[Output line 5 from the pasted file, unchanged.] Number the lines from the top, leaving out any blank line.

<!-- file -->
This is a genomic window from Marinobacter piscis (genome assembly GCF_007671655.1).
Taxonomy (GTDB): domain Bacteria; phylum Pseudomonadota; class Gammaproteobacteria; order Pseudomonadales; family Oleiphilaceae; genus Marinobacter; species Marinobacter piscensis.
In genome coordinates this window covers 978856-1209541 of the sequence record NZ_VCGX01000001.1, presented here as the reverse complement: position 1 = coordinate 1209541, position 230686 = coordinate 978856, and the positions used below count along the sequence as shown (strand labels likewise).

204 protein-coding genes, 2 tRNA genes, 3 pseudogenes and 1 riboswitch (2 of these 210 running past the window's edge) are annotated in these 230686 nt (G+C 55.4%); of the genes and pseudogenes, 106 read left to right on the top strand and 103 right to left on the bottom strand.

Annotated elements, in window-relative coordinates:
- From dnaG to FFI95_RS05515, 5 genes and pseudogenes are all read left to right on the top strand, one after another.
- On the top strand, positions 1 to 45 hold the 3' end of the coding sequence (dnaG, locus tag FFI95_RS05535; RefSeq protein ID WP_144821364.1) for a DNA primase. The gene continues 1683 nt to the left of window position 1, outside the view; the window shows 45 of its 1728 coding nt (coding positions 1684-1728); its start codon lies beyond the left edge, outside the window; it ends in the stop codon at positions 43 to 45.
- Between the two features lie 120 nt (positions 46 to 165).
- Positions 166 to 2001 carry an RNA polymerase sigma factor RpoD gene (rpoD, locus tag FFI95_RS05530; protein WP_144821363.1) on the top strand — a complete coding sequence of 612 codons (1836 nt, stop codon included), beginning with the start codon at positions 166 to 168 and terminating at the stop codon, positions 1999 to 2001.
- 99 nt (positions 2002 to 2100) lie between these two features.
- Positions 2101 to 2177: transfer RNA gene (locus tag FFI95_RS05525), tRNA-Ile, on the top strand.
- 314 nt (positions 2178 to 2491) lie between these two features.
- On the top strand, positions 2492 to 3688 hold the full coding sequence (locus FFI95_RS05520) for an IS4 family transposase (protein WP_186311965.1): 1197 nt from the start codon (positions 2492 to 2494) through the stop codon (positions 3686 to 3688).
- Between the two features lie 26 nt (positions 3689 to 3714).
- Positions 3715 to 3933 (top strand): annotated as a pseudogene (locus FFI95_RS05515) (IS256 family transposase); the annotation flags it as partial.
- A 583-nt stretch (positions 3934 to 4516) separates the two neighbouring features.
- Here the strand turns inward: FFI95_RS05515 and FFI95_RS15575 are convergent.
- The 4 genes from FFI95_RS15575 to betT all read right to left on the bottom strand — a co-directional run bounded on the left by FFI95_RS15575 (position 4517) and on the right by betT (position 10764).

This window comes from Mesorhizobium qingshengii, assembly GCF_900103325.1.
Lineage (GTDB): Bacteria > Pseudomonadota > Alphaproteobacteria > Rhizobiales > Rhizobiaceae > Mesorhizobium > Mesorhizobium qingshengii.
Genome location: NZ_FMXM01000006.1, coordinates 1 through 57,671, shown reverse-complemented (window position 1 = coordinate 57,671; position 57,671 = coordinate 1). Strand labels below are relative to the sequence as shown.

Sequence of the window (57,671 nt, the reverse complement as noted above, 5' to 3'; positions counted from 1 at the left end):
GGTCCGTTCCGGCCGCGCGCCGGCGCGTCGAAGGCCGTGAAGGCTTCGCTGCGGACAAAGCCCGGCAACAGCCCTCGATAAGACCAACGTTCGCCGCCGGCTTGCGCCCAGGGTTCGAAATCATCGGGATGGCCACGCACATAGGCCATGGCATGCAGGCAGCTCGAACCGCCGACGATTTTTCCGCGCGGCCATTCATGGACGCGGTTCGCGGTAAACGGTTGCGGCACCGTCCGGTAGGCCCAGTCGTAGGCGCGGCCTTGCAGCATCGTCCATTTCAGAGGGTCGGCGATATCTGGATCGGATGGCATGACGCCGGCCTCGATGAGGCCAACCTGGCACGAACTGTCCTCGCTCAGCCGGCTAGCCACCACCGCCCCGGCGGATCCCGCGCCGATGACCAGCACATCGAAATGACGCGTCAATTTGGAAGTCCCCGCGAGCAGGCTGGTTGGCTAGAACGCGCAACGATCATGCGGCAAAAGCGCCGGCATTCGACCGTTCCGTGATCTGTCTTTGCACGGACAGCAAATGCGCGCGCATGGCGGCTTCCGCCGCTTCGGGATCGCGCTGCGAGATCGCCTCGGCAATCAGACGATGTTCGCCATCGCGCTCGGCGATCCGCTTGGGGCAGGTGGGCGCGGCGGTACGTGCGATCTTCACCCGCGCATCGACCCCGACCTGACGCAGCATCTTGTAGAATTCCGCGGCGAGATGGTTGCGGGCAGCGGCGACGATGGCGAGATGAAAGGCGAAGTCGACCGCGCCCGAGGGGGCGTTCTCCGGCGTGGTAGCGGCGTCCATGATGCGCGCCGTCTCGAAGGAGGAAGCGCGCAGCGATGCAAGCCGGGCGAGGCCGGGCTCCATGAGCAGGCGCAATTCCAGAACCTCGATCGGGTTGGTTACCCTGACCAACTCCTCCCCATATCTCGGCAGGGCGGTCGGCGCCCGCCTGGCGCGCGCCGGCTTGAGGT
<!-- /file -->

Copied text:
Annotated elements, in window-relative coordinates: